Online Apps, Cloud Computing, and the Future

Look at the screenshot below. At first glance, you're probably thinking that I'm messing around with Photoshop again or some other photo editing software. But if you look closely you'll see that what I'm using to edit is actually within my Rockmelt browser. It's an online photo editing software you can use over at

No need to download Photoshop or have intense processors or video cards or hard disk space. All you need is a browser and a decent internet connection. Of course it doesn't have all the features of Adobe Photoshop but it definitely does the job. So technically, you can be anywhere in the world, and still have access to this kind of photo editing software for free.

The point here is that eventually there will no longer be a need for computers to have hardcore specs because everything is becoming online. Eventually you'll be able to edit videos, render 3D graphics and animations, and many other kinds of works just by having internet and you won't need a high-end laptop or computer. I think this has something to do with the concept of cloud computing.

This will really have such a massive change in our lives and how we interact. Nowadays, people use Google docs to collaborate in real-time, no need for servers or Microsoft Office. Eventually anyone will have the power to access the most powerful software (something that right now is available only to those privileged enough to have laptops or computers with high end specs) . This will really change the market and give more power and choices to consumers.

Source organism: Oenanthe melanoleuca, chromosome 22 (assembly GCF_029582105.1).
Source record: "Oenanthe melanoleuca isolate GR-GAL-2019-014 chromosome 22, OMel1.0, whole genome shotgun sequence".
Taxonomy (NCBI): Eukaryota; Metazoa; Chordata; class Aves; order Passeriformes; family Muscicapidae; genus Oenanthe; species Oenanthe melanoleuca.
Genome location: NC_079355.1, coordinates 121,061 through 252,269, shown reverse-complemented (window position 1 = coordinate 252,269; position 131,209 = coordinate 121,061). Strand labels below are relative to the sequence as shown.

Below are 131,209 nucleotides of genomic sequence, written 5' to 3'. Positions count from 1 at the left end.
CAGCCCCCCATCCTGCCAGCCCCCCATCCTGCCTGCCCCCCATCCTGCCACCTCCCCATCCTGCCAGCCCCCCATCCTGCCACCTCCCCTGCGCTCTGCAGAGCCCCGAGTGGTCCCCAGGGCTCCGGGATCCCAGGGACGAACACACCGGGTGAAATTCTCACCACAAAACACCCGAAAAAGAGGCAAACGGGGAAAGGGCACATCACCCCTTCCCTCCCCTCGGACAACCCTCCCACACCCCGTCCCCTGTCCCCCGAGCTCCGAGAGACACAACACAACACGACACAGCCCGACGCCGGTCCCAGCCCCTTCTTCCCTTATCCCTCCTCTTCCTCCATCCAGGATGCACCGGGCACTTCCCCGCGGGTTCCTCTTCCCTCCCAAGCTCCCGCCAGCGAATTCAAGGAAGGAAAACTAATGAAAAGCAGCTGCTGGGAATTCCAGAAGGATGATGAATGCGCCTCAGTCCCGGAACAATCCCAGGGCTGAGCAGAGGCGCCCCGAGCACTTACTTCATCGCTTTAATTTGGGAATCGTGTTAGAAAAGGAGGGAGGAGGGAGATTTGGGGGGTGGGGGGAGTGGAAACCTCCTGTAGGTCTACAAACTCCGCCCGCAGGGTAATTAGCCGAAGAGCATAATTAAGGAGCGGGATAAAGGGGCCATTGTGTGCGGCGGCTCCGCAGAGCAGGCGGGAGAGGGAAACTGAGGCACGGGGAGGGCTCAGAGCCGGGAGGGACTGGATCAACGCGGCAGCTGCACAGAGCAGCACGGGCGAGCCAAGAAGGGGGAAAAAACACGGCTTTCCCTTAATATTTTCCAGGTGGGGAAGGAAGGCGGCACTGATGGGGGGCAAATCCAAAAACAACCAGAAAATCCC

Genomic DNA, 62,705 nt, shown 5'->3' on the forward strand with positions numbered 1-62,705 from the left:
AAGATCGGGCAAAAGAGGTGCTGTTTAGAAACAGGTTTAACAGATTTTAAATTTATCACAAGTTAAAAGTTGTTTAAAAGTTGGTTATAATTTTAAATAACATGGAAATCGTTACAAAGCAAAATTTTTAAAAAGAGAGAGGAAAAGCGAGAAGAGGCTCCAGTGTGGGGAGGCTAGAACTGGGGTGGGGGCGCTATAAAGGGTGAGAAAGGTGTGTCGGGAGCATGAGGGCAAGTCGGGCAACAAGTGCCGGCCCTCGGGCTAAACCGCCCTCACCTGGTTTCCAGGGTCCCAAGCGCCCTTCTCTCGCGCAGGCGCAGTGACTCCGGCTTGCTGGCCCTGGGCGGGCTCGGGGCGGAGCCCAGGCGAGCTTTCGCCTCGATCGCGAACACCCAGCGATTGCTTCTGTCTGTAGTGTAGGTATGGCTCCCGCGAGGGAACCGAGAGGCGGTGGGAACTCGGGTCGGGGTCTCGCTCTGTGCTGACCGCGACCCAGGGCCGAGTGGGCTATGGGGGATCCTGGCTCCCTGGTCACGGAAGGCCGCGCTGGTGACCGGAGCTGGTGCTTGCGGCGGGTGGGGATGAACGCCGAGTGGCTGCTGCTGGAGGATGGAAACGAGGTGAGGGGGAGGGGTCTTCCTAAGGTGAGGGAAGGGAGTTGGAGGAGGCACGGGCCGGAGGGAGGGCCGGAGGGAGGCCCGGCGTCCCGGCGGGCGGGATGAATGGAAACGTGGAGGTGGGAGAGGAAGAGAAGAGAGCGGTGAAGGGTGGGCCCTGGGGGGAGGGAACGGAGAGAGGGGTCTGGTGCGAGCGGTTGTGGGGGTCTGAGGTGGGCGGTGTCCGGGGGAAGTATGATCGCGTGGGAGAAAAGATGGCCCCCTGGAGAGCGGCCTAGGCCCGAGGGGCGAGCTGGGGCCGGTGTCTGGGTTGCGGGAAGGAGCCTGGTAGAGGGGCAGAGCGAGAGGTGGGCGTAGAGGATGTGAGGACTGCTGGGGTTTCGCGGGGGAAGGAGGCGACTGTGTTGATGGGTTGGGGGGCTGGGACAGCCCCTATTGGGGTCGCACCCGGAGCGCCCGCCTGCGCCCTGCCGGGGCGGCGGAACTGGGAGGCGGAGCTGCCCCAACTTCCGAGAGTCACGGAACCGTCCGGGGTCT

Here's a video that explains the concept of cloud computing. It actually talks about the server side of things (I'm really not so adept in the technical matters of it). But from how I've interpreted it, this is more of on the side of providing a cloud computing service.

It does make me think of a few questions about it though cause there's really a lot I don't understand. Especially the multi-tenancy concept? I'm a bit wary of the part where the guy talks about the "one app that everyone shares". Surely there will be competing firms that provide different clouds, right? I'm sure. So the bottomline is that a lot of the expenses of users and business owners today are on hardware and software that may one day be obsolete in a sense that it's no longer relevant.

This blog post is brought to you by our friends over at The Hanso Foundation:
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The Hanso Foundation

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